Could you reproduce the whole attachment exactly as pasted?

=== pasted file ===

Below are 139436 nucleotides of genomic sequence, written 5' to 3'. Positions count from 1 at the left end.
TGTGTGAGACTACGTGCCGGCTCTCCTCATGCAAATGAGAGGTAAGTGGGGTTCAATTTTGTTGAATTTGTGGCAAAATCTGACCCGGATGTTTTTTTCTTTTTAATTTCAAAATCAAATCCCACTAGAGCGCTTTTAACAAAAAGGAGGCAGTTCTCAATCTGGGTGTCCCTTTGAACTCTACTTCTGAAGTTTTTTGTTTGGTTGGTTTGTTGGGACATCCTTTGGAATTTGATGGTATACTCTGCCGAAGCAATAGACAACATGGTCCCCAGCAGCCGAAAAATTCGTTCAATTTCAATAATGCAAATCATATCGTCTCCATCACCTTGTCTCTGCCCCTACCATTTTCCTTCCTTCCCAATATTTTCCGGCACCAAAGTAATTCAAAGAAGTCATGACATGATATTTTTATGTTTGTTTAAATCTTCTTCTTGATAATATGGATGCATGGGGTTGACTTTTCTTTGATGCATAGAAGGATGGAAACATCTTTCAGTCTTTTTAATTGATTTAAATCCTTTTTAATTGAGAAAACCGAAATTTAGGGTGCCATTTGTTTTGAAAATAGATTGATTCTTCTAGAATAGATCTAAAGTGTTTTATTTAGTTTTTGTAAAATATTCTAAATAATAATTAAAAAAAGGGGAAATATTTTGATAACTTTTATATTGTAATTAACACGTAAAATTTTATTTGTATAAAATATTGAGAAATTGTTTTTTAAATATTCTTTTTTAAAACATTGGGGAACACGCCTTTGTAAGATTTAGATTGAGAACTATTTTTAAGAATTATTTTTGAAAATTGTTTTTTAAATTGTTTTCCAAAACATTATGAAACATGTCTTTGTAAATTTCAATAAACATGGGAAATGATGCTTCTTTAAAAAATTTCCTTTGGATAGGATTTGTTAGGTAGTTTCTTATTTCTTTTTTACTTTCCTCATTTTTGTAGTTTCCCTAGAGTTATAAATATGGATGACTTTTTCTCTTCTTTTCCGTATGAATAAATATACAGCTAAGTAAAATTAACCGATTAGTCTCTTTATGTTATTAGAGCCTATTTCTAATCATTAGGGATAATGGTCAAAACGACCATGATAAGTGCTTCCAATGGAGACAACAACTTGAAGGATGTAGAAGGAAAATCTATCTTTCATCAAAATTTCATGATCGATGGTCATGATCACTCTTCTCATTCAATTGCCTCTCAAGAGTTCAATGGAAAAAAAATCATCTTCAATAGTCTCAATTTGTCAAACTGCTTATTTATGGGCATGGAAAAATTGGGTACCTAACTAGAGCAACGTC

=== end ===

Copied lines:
Below are 139436 nucleotides of genomic sequence, written 5' to 3'. Positions count from 1 at the left end.
TGTGTGAGACTACGTGCCGGCTCTCCTCATGCAAATGAGAGGTAAGTGGGGTTCAATTTTGTTGAATTTGTGGCAAAATCTGACCCGGATGTTTTTTTCTTTTTAATTTCAAAATCAAATCCCACTAGAGCGCTTTTAACAAAAAGGAGGCAGTTCTCAATCTGGGTGTCCCTTTGAACTCTACTTCTGAAGTTTTTTGTTTGGTTGGTTTGTTGGGACATCCTTTGGAATTTGATGGTATACTCTGCCGAAGCAATAGACAACATGGTCCCCAGCAGCCGAAAAATTCGTTCAATTTCAATAATGCAAATCATATCGTCTCCATCACCTTGTCTCTGCCCCTACCATTTTCCTTCCTTCCCAATATTTTCCGGCACCAAAGTAATTCAAAGAAGTCATGACATGATATTTTTATGTTTGTTTAAATCTTCTTCTTGATAATATGGATGCATGGGGTTGACTTTTCTTTGATGCATAGAAGGATGGAAACATCTTTCAGTCTTTTTAATTGATTTAAATCCTTTTTAATTGAGAAAACCGAAATTTAGGGTGCCATTTGTTTTGAAAATAGATTGATTCTTCTAGAATAGATCTAAAGTGTTTTATTTAGTTTTTGTAAAATATTCTAAATAATAATTAAAAAAAGGGGAAATATTTTGATAACTTTTATATTGTAATTAACACGTAAAATTTTATTTGTATAAAATATTGAGAAATTGTTTTTTAAATATTCTTTTTTAAAACATTGGGGAACACGCCTTTGTAAGATTTAGATTGAGAACTATTTTTAAGAATTATTTTTGAAAATTGTTTTTTAAATTGTTTTCCAAAACATTATGAAACATGTCTTTGTAAATTTCAATAAACATGGGAAATGATGCTTCTTTAAAAAATTTCCTTTGGATAGGATTTGTTAGGTAGTTTCTTATTTCTTTTTTACTTTCCTCATTTTTGTAGTTTCCCTAGAGTTATAAATATGGATGACTTTTTCTCTTCTTTTCCGTATGAATAAATATACAGCTAAGTAAAATTAACCGATTAGTCTCTTTATGTTATTAGAGCCTATTTCTAATCATTAGGGATAATGGTCAAAACGACCATGATAAGTGCTTCCAATGGAGACAACAACTTGAAGGATGTAGAAGGAAAATCTATCTTTCATCAAAATTTCATGATCGATGGTCATGATCACTCTTCTCATTCAATTGCCTCTCAAGAGTTCAATGGAAAAAAAATCATCTTCAATAGTCTCAATTTGTCAAACTGCTTATTTATGGGCATGGAAAAATTGGGTACCTAACTAGAGCAACGTC